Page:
Abstract. Arctic ice-rich permafrost is becoming increasingly vulnerable to terrain-altering thermokarst, and among the most rapid and dramatic of these changes are retrogressive thaw slumps (RTSs). They initiate when ice-rich soils are exposed and thaw, leading to the formation of a steep headwall which retreats during the summer months. The impacts and the distribution and scaling laws governing RTS changes within and between regions are unknown. Using TanDEM-X-derived digital elevation models, we estimated RTS volume and area changes over a 5-year time period from winter 2011/12 to winter 2016/17 and used for the first time probability density functions to describe their distributions. We found that over this time period all 1853 RTSs mobilized a combined volume of 17×106 m3 yr−1, corresponding to a volumetric change density of 77 m3 yr−1 km−2. Our remote sensing data reveal inter-regional differences in mobilized volumes, scaling laws, and terrain controls. The distributions of RTS area and volumetric change rates follow an inverse gamma function with a distinct peak and an exponential decrease for the largest RTSs. We found that the distributions in the high Arctic are shifted towards larger values than at other study sites We observed that the area-to-volume scaling was well described by a power law with an exponent of 1.15 across all study sites; however the individual sites had scaling exponents ranging from 1.05 to 1.37, indicating that regional characteristics need to be taken into account when estimating RTS volumetric changes from area changes. Among the terrain controls on RTS distributions that we examined, which included slope, adjacency to waterbodies, and aspect, the latter showed the greatest but regionally variable association with RTS occurrence. Accounting for the observed regional differences in volumetric change distributions, scaling relations, and terrain controls may enhance the modelling and monitoring of Arctic carbon, nutrient, and sediment cycles.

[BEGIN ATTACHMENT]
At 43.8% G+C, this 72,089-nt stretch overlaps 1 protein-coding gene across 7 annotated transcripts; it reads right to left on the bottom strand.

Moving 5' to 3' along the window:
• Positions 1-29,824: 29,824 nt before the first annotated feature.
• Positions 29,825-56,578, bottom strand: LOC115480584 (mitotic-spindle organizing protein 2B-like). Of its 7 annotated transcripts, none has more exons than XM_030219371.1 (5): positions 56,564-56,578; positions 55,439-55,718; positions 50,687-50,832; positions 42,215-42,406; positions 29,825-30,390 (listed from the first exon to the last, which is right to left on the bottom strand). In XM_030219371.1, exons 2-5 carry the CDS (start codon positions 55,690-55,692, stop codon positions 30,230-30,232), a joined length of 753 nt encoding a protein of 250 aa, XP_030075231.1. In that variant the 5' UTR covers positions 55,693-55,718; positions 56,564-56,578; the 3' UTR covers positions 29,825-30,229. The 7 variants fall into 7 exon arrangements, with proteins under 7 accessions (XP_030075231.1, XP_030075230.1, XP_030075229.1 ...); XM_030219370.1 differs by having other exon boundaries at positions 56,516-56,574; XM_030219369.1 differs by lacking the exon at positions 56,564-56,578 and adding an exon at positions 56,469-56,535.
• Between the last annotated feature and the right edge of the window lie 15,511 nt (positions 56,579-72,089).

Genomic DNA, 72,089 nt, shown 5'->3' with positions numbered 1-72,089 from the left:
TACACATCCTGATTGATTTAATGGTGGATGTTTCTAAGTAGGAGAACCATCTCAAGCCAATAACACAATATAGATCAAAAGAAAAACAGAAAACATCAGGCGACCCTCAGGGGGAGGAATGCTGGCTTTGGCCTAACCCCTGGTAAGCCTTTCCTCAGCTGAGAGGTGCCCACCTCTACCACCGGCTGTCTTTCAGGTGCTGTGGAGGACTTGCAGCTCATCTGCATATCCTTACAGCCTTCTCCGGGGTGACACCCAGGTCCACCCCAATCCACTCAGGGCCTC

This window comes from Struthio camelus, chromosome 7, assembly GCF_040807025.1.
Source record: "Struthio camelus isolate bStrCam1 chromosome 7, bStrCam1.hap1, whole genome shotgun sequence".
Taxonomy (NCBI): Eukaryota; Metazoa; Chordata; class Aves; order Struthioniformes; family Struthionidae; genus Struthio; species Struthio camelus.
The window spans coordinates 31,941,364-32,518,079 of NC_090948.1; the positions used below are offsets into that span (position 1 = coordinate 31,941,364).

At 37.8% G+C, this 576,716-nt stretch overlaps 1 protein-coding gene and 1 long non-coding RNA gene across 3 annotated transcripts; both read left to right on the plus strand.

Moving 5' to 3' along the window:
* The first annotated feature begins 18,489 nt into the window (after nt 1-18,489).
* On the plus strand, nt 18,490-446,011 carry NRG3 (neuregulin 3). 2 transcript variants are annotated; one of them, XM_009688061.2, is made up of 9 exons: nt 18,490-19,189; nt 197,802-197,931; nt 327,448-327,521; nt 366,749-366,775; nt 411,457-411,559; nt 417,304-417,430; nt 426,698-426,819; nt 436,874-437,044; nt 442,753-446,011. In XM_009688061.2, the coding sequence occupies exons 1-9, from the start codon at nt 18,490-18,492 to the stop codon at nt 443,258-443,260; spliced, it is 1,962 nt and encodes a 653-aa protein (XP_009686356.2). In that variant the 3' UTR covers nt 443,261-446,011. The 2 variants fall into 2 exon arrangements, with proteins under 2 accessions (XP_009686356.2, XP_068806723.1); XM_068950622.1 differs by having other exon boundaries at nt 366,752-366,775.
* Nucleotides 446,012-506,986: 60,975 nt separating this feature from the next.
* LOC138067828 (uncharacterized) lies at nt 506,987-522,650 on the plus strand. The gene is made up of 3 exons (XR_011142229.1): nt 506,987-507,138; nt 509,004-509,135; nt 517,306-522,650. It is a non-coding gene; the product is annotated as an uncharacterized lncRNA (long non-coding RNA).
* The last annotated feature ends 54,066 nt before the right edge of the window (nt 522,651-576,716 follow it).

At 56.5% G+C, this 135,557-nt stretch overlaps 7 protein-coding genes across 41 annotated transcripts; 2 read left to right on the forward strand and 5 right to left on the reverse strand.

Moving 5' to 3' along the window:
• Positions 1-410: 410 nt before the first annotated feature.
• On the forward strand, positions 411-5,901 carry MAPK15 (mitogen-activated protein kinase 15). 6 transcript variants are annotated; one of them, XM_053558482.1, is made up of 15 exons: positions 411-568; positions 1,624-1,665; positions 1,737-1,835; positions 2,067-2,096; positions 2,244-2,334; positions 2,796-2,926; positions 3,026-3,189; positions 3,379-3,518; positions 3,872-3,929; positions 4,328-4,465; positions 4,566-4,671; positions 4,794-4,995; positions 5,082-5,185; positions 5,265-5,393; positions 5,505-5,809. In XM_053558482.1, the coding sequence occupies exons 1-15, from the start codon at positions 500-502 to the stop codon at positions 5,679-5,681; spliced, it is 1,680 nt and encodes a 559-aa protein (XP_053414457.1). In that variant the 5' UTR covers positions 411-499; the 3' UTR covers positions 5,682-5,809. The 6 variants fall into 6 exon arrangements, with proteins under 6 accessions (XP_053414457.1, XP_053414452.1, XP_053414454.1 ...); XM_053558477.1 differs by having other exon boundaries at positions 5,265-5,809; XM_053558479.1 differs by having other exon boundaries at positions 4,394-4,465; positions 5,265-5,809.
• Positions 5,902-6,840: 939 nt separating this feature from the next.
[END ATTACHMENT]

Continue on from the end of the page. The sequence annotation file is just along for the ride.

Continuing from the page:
2021 ◽  
Vol 15 (12) ◽  
pp. 5805-5817
Author(s):  
Antoine Guillemot ◽  
Alec van Herwijnen ◽  
Eric Larose ◽  
Stephanie Mayer ◽  
Laurent Baillet

Abstract. In mountainous, cold temperate and polar sites, the presence of snow cover can affect relative seismic velocity changes (dV/V) derived from ambient noise correlation, but this relation is relatively poorly documented and ambiguous. In this study, we analyzed raw seismic recordings from a snowy flat field site located above Davos (Switzerland), during one entire winter season (from December 2018 to June 2019). We identified three snowfall events with a substantial response of dV/V measurements (drops of several percent between 15 and 25 Hz), suggesting a detectable change in elastic properties of the medium due to the additional fresh snow. To better interpret the measurements, we used a physical model to compute frequency-dependent changes in the Rayleigh wave velocity computed before and after the events. Elastic parameters of the ground subsurface were obtained from a seismic refraction survey, whereas snow cover properties were obtained from the snow cover model SNOWPACK. The decrease in dV/V due to a snowfall was well reproduced, with the same order of magnitude as observed values, confirming the importance of the effect of fresh and dry snow on seismic measurements. We also observed a decrease in dV/V with snowmelt periods, but we were not able to reproduce those changes with our model. Overall, our results highlight the effect of the snow cover on seismic measurements, but more work is needed to accurately model this response, in particular for the presence of liquid water in the snowpack.